Officer Davock testified that he was on duty as a member of the Hoosick Falls Police Department on April 25, 2003. On that date, in the early morning hours, he met with New York State Troopers Lewis and Cenicola who were inquiring as to the address of a burglary suspect. Officer Davock provided the state troopers the information requested and the troopers then left intending to go to the suspect's address to see if he was at home. Officer Davock continued his patrol until he overheard a radio call from one of the troopers relating the traffic accident on Route 7. Officer Davock notified his dispatcher and responded to the scene of the accident.

Upon arriving at the scene Officer Davock first went to the State Police vehicle and then proceeded to the claimant's vehicle where he observed Ms. Shon sitting in the driver seat. She was leaning forward with her head down and he observed what he believed was a compound fracture of her left leg. Officer Davock noticed that the driver side door was locked and knocked on the window but elicited no response from the claimant. He then went around to the passenger side and entered the vehicle through the passenger side front door (Tr. 2, p. 214). The witness asked the claimant whether she had consumed any alcohol or drugs that evening. The claimant denied any alcohol or drug use and the witness then entered the vehicle's backseat where he positioned himself behind Ms. Shon and held her head in an attempt to stabilize it. Officer Davock, who was an EMT with a local ambulance squad in April, 2003, testified that he observed no injuries to the claimant's head. According to the witness, while he was in the front seat questioning the claimant she would, in between questions, "put her head back down and went back to sleep, closed her eyes and appeared to be unresponsive again" (Tr. 2, p. 217). While the claimant did provide appropriate responses to questions regarding her name, where she was going, etc., he remained concerned regarding the possibility of a head injury because the claimant appeared to be falling asleep between questions. As a result, he moved to the backseat and stabilized her head. He did not from this vantage point notice any head injuries but expressed his concern to the claimant regarding her level of consciousness. According to the witness the claimant responded by saying "she was sorry, she was tired, was very tired" (Tr. 2, p. 221). Officer Davock testified "I just asked her if she was, you know, tired before the accident, and she said, yes, she was tired before the accident" (Tr. 2, p. 221). The witness exited the backseat of claimant's vehicle following the arrival of emergency crews. He did not investigate the accident nor did he create any reports in connection therewith.

On cross-examination Officer Davock testified that he recalled seeing blood in the claimant's vehicle but could not recall at the time of trial whether there was blood on the air bag, which had deployed. He observed no evidence that the claimant had consumed alcohol that evening and testified that the claimant was generally responsive to his questions. When asked to elaborate on his testimony on direct examination that the claimant "kept on going back to sleep or putting her head down" between questions (Tr. 2, p. 219) the officer stated "She had her head down on her chest and she had, was making a snoring noise, like hard to breath[e] her head down like that" (Tr. 2, p. 227). The witness agreed that he had no information to indicate the claimant fell asleep while driving her vehicle prior to her accident.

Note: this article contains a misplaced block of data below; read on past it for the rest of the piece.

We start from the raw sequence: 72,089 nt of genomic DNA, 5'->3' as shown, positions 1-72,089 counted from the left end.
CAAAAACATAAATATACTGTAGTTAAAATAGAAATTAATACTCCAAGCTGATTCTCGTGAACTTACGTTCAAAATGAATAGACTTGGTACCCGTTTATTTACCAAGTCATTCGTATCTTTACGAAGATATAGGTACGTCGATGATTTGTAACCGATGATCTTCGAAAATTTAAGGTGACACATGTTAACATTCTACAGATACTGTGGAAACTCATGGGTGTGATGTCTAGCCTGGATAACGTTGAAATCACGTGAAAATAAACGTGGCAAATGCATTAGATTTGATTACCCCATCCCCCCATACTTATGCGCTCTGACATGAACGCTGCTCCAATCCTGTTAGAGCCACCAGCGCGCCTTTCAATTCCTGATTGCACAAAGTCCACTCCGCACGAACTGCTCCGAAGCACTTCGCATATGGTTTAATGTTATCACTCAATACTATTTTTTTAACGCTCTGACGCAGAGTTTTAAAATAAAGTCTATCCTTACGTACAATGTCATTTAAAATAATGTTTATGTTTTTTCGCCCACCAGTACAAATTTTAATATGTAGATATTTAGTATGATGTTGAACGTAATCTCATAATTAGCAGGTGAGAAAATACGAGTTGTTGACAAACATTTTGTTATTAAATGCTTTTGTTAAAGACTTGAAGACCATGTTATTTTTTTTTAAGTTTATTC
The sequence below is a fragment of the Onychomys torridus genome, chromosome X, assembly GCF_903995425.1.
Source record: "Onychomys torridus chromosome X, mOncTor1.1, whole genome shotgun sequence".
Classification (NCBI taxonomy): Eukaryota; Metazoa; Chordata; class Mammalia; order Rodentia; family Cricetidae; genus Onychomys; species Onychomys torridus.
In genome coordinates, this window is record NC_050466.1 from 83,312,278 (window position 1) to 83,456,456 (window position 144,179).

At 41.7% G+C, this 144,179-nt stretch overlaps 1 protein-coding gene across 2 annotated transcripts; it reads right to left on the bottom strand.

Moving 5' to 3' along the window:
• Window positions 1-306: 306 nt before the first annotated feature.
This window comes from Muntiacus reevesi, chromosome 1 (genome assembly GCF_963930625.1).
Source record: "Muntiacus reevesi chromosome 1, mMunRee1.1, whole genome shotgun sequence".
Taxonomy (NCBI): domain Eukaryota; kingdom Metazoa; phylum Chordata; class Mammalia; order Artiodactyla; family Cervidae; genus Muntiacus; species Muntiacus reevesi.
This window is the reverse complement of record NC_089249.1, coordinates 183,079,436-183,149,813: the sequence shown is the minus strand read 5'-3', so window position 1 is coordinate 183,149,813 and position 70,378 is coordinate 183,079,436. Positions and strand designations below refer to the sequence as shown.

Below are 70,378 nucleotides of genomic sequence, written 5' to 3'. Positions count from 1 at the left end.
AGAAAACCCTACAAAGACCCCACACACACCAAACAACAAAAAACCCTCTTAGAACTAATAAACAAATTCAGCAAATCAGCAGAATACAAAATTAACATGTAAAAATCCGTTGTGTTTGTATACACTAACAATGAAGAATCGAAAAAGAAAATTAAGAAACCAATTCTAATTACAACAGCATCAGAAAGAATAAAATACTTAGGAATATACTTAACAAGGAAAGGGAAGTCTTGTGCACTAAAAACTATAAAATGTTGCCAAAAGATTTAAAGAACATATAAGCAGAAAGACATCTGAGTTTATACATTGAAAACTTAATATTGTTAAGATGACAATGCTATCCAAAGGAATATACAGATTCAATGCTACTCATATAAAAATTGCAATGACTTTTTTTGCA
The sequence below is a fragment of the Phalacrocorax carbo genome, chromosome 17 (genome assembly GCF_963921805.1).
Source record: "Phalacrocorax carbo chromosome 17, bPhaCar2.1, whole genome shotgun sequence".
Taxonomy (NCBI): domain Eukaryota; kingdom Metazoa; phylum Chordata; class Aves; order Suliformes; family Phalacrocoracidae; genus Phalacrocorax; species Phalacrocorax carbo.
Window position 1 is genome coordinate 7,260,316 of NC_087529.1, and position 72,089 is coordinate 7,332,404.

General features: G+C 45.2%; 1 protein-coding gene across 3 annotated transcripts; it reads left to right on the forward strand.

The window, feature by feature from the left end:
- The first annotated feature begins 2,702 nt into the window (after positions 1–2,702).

On redirect examination Officer Davock testified that he clearly recalled the events which took place at the accident site on April 25, 2003.

Reed G. Sholtes testified that he has been employed by the New York State Department of Transportation since April, 1990. Mr. Sholtes has supervised the Region 1 Traffic Operations Section since 1994. His duties include monitoring signage along state highways within Region 1, truck access issues and accident studies.

Mr. Sholtes identified Exhibit A as a collection of correspondence and accident data maintained by the Department of Transportation relative to that portion of Route 7 at reference marker 2185. The claimant's accident occurred between reference markers 2185 and 2186.

Exhibit A-1 concerns a study of Route 7 conducted by the Department of Transportation as a result of correspondence received from the Chairperson of the Rensselaer County Legislature dated April 22, 1993. In her correspondence Ms. Marilyn Douglas requests a study to determine whether warning signs and advisory speed limits posted in the area were appropriate. Mr. Sholtes related that as part of a traffic engineering and safety investigation, DOT personnel reviewed signage and performed a ball bank test which is used to determine appropriate speeds for curves on a roadway. Mr. Sholtes testified and Exhibit A-1 relates that no remedial action was taken with regard to either signage or posted speeds as a result of the investigation conducted at the request of Ms. Douglas.

A second study conducted in 1995 (Exhibit A-2) examined advisory speeds in an area of Route 7 which included reference markers 2185 and 2186. Ball bank tests were conducted on curves between reference markers 2180 and 2188 and curve warning signs were reviewed. As a result of the study the advisory speed limit on four curves were reduced from 50 mph to 45 mph, including curves in the area between reference markers 2185 and 2186.